Proof by Contradiction
Date: 04/29/2003 at 07:07:29 From: Ajay Subject: Proof by Contradiction Is there any specific mathematical theory that states that Proof by Contradiction is a valid proof? E.g. sqrt(2) is irrational is normally proved using contradiction.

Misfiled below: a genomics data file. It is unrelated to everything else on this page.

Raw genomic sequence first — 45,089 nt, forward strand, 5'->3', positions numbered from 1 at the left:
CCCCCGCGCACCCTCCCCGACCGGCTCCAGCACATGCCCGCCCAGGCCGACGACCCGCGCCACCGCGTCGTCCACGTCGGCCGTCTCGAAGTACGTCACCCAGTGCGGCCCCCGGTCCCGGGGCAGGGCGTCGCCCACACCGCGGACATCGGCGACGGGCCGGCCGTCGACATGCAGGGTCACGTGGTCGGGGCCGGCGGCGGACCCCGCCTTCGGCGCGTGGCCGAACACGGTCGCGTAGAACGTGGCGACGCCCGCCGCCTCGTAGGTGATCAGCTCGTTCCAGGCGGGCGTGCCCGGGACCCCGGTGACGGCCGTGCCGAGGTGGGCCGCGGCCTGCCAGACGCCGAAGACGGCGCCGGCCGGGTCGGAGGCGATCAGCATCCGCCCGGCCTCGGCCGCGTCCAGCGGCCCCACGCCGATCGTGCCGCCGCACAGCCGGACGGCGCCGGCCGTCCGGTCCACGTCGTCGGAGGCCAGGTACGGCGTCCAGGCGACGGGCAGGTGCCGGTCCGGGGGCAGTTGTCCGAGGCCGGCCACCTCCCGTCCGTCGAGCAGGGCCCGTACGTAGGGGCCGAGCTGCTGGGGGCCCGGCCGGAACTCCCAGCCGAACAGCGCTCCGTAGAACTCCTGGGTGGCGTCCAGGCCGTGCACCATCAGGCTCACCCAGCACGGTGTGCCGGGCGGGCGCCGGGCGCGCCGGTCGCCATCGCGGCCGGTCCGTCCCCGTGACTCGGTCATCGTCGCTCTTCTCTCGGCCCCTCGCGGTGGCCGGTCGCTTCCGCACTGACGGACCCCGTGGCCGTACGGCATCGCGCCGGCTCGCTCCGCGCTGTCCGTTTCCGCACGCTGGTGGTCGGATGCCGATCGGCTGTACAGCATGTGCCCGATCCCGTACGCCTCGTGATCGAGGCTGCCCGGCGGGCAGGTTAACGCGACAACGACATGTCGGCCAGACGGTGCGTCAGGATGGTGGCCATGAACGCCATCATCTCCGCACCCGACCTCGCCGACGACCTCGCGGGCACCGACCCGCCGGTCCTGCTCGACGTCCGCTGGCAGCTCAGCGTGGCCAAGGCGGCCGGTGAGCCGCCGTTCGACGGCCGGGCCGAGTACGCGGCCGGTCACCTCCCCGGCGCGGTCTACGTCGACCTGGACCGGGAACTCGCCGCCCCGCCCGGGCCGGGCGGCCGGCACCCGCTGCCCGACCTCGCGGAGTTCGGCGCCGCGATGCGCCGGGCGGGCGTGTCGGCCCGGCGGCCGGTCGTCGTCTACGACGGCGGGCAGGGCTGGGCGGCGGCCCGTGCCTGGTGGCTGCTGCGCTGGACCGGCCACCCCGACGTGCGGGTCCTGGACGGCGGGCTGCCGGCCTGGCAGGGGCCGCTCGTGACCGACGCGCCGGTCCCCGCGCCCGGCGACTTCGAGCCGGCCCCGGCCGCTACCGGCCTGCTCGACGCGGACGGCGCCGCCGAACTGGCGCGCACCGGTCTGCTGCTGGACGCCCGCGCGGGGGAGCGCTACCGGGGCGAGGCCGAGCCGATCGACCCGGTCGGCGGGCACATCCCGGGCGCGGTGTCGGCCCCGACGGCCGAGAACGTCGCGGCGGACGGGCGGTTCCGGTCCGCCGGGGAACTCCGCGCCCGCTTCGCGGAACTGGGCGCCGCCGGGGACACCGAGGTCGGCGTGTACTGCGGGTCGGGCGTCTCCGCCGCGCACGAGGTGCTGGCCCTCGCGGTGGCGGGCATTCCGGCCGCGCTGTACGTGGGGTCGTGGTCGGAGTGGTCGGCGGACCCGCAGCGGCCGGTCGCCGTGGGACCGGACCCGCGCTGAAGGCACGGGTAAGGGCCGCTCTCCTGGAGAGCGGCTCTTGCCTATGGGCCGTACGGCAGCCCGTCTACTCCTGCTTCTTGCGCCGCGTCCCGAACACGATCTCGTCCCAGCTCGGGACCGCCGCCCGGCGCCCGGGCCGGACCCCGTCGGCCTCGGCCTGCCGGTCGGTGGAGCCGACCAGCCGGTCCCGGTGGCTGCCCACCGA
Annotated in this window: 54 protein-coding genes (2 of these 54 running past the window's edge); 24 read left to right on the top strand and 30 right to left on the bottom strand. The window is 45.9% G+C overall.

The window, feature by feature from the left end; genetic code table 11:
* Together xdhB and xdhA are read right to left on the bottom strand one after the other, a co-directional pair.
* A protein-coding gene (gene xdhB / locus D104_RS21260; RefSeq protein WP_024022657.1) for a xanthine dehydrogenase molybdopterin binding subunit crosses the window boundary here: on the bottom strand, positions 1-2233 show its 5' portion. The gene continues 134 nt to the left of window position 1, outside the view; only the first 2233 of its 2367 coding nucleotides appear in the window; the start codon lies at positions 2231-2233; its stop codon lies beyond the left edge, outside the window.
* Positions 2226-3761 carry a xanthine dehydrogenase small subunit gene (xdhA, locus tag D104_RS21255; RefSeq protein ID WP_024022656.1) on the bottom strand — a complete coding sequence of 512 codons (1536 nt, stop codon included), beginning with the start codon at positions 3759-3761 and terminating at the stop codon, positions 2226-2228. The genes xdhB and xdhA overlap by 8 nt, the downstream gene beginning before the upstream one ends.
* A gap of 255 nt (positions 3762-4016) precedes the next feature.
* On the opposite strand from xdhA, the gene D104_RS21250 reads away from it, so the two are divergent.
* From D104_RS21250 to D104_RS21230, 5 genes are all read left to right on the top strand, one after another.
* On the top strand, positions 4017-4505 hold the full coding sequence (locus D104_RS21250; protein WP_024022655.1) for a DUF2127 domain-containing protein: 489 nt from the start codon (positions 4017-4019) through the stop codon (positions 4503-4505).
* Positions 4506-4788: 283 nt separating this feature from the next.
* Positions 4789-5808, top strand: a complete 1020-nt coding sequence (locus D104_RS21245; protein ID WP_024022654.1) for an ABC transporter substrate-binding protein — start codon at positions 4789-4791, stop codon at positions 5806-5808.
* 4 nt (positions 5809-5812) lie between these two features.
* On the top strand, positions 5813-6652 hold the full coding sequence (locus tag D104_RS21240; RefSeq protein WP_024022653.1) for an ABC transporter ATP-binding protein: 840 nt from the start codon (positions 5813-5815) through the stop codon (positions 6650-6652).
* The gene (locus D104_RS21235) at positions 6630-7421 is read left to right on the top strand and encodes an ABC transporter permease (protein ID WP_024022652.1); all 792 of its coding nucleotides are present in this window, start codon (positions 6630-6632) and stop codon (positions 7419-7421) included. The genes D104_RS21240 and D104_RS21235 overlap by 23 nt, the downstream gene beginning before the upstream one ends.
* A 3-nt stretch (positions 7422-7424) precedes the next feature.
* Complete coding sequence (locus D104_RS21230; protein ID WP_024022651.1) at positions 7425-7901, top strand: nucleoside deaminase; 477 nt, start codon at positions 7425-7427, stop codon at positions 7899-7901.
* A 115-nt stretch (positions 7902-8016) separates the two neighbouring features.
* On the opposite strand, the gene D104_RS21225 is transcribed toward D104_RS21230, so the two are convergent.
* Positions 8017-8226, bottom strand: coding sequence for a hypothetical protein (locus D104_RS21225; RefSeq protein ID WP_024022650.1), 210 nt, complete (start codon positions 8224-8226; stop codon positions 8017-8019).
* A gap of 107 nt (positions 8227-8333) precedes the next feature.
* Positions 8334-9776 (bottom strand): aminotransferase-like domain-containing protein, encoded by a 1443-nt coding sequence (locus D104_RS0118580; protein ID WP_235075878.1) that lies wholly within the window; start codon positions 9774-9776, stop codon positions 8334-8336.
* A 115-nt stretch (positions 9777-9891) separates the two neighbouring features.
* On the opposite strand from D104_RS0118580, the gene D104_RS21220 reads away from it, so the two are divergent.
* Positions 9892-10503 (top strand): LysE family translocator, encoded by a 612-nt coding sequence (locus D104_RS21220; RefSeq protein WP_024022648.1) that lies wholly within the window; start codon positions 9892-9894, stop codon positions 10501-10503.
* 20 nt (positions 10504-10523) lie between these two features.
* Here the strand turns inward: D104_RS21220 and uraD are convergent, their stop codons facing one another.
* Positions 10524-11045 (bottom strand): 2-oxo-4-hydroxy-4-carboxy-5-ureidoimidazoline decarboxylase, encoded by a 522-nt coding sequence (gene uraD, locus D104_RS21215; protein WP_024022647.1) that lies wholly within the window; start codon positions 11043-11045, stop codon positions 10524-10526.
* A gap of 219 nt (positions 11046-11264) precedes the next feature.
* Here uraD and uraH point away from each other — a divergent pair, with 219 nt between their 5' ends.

Date: 04/29/2003 at 14:54:44 From: Doctor Achilles Subject: Re: Proof by Contradiction Hi Ajay, Thanks for writing to Dr. Math. The justification comes from basic mathematical logic. A basic proof might go like this: Step 1: Prove that a contradiction must be false. 1a) Definition of contradiction: A contradiction exists any time a proposition "P" is asserted to be true in conjunction with its negation, "not-P." 1b) Definition of conjunction: A conjunction is a connective that joins two propositions. The conjunction of two propositions is true if and only if BOTH propositions are true individually. Therefore, if either individual proposition is false, or if both propositions are false, then the conjunction of the two is false. 1c) Definition of proposition: A proposition is a logical variable that stands for a statement. All propositions are either true or false, never both at the same time and never neither. (This is sometimes called the "law of the excluded middle.") 1d) Definition of negation ("not-"): The negation of a proposition is itself a proposition that necessarily carries the opposite truth value from the original (i.e. it is false if the original is true and true if the original is false). 1e) The proposition "P" is either true or false (follows from 1c). 1f) The proposition "not-P" (the negation of "P") is either false or true; it has the opposite truth value to "P" (follows from 1d). 1g) If "P" is true, then "not-P" is false; if "P" is false, then "not-P" is true (follows from 1f). 1h) Regardless of the truth value of "P", it is certain that either "P" is false or "not-P" is false (follows from 1g). 1i) The conjunction of "P" and "not-P" is necessarily false (follows from 1b and 1h). 1j) A contradiction is false (follows from 1i and 1a). Step 2: Prove that nothing false can be derived from a set of true assumptions. To make this proof complete, you have to prove that every step in a Proof by Contradiction is "truth preserving"; that is: every step is such that if the assumptions and conclusions that have preceded it are true, then the conclusion of that step must be true. An example of how this might work is as follows: Proof that A can be derived from the conjunction of A and B: Assume we have the conjunction of A and B given as true. Because a conjunction can only be true if BOTH of its parts are true, both A and B are true. Thus, A must be true. Therefore, A follows from the conjunction of A and B. I have proven that you can go from the conjunction of two things to either of those things individually. You have to do a similar proof for every step, showing that if what came before is true, then what follows must also be true. This is far too much for me to do right now, but mathematics and logic never use steps which have not been proven to be "truth preserving." Step 3: Put steps 1 and 2 together. In step 1 we showed that a contradiction is false. In step 2 we showed that our conclusions MUST be true if all our assumptions were true. So now let's imagine that we do a proof. The first thing we do when we do a proof is make an assumption. We aren't sure if this assumption is true or not, but we're going to assume it is for a while and see what that gets us. Then we do a series of "truth preserving" manipulations on our assumption and on the subconclusions we reach from it. Then, all of a sudden, we find that we have reach a contradiction. We know that we have concluded something that is false (Step 1 above). We also know that IF our assumption were true, then it would not be possible to conclude something which is false (Step 2 above). Therefore the only possibility is that the assumption was never true to begin with. We can therefore say with certainty that our assumption was false. In other words, we have proven our assumption false. Hope this helps. If you have other questions or you'd like to talk about this some more, please write back. - Doctor Achilles, The Math Forum http://mathforum.org/dr.math/
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